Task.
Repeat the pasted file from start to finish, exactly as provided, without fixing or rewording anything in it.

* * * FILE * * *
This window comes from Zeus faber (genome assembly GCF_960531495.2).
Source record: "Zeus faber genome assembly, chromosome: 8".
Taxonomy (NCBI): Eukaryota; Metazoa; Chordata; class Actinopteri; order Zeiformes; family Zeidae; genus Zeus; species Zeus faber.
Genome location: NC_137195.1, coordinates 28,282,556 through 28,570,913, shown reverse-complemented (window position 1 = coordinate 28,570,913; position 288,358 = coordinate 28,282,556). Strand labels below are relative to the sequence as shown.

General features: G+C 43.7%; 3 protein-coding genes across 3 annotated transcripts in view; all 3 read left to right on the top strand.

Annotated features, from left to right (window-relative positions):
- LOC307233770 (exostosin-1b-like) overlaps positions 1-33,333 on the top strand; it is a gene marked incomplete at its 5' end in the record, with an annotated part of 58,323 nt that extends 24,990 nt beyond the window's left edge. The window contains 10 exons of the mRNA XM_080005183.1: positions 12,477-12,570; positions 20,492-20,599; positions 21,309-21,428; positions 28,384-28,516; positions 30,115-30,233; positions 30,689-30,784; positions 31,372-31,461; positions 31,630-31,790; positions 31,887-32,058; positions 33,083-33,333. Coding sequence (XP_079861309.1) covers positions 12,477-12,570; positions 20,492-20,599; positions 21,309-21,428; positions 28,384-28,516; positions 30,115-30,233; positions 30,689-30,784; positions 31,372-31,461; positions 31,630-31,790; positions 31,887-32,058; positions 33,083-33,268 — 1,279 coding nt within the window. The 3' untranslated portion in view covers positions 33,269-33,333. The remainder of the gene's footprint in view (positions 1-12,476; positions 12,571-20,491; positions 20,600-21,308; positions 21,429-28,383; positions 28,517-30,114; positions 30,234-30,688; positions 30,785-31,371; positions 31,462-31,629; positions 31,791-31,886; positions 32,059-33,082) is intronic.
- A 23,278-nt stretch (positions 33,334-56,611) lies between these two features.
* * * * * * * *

This window comes from Zeus faber (genome assembly GCF_960531495.2).
Source record: "Zeus faber genome assembly, chromosome: 8".
Taxonomy (NCBI): Eukaryota; Metazoa; Chordata; class Actinopteri; order Zeiformes; family Zeidae; genus Zeus; species Zeus faber.
Genome location: NC_137195.1, coordinates 28,282,556 through 28,570,913, shown reverse-complemented (window position 1 = coordinate 28,570,913; position 288,358 = coordinate 28,282,556). Strand labels below are relative to the sequence as shown.

General features: G+C 43.7%; 3 protein-coding genes across 3 annotated transcripts in view; all 3 read left to right on the top strand.

Annotated features, from left to right (window-relative positions):
- LOC307233770 (exostosin-1b-like) overlaps positions 1-33,333 on the top strand; it is a gene marked incomplete at its 5' end in the record, with an annotated part of 58,323 nt that extends 24,990 nt beyond the window's left edge. The window contains 10 exons of the mRNA XM_080005183.1: positions 12,477-12,570; positions 20,492-20,599; positions 21,309-21,428; positions 28,384-28,516; positions 30,115-30,233; positions 30,689-30,784; positions 31,372-31,461; positions 31,630-31,790; positions 31,887-32,058; positions 33,083-33,333. Coding sequence (XP_079861309.1) covers positions 12,477-12,570; positions 20,492-20,599; positions 21,309-21,428; positions 28,384-28,516; positions 30,115-30,233; positions 30,689-30,784; positions 31,372-31,461; positions 31,630-31,790; positions 31,887-32,058; positions 33,083-33,268 — 1,279 coding nt within the window. The 3' untranslated portion in view covers positions 33,269-33,333. The remainder of the gene's footprint in view (positions 1-12,476; positions 12,571-20,491; positions 20,600-21,308; positions 21,429-28,383; positions 28,517-30,114; positions 30,234-30,688; positions 30,785-31,371; positions 31,462-31,629; positions 31,791-31,886; positions 32,059-33,082) is intronic.
- A 23,278-nt stretch (positions 33,334-56,611) lies between these two features.